Wanted: change driver, not jingoist

Forget corruption and fraudulence. The most serious political problem in our clime is none of these. It is the proclivity for ethnic jingoism that has dogged the ruling classes for generations and made it impossible for true leaders to emerge.

 

Think about this. We are very close to an election, just a few months away, and the issues that pervade the political arena are those that take us backwards. The champions of ethnic politics, who grew by it and became something by it, are not willing to cast off that offensive toga that has befuddled our vision, hobbled our collective will and kept us down as a country.

The foundation for this tribal-cum-ethnic irredentism was laid and sustained by the British colonialist who saw the system of divide and rule as a cheap and effective way to administer Nigeria in the colonial era. The Political class that wrenched the reins of power from them at independence did little to foster true nationalism. Now people feel very passionate about issues that relate to their ethnic nationalities far and above national interest. That is why we are where we are as country, with little hope of making real progress if we continue the way we are.

This reporter sincerely believes it is a shame that 50 years after independence this country is yet to outgrow those primordial sentiments that hamstring her growth and development. Instead of laying out agenda of how to govern for the greatest good of the greatest number, the politicians dissipate energy on such issues like which section or ethnic grouping should hold which post.

Until we as a country outgrow the situation where people are voted for because of where they come from and not what they can do; where blood is shed freely because of little ethnic or religious differences; where people are treated as exiles even in their country just because they chose to live outside geographic placing of their ethnic nationalities and all such like, it would be pretty difficult for this country to move forward.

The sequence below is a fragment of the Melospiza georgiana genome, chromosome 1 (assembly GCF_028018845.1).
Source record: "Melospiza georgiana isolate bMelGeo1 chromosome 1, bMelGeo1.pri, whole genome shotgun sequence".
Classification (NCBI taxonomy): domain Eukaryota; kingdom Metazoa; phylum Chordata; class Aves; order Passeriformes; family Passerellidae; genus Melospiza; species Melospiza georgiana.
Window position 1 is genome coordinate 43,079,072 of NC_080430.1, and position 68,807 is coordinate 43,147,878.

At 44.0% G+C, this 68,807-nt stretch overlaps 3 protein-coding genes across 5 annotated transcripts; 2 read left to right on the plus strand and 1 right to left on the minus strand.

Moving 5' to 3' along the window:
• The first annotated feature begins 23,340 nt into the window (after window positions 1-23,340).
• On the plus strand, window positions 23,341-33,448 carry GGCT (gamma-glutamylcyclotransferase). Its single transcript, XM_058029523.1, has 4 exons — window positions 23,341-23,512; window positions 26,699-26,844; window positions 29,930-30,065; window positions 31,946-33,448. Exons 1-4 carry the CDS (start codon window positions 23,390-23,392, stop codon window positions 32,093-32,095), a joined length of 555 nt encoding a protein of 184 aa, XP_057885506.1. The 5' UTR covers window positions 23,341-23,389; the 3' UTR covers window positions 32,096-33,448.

We need leaders that bind us together and not divide us. Nigerians, especially the youths, should say no to leaders who seek relevance by fanning the embers of ethnic, religious or tribal politics. They belong to the past and be consigned to the past.

What would engage politicians in other climes a few months away to a general election would be setting out measures which they would bring into play when elected. In a country like Nigeria, with numerous economic problems, economic agenda would be a topmost issue. Meanwhile, here we are, with none of the so-called top contenders talking about howhe intends to confront the multifarious economic challenges facing the country. Aside from general statements of promises, none has set out the policies he will pursue to, say, bring down the rate of unemployment, improve public health and boost non-oil sectors of the economy, etal.

Truth is: a good leader can come from anywhere. A good leader brings about quick transformation in the social economic life of the people and generates momentum for activities. It does not matter where he comes from; the changes he brings about affects everybody equally, without minding your colour, creed or persuasions. Barack Obama is President of the United States; he father is a Kenyan and yet the Americans voted him into office. Murtala Muhammed is a northern Muslim, and even across the south he is still remembered as a man that did well within a short spell in office.

When Nigerians learn to stay above those parochial sentiments and dwell on how to get a true leader, who is fired by the desire to make the country truly great – that leader might be Huasa, Ibo, Nupe, Yoruba, Fulani or from anywhere, not minding even whether his tribesman was there before or not – that will be when we will truly develop as a country.

Just take a cursory look at the world economic development order. There is no really developed economy which polity is still hobbled by such offside sentiments such as tribalism or ethnicsm. They are vestiges of underdevelopment and Nigeria should do away with them. We should be concern with who is more likely to put food on our table and improve out lots generally.

Chijama Ogbu
Managing editor
Economic Confidential

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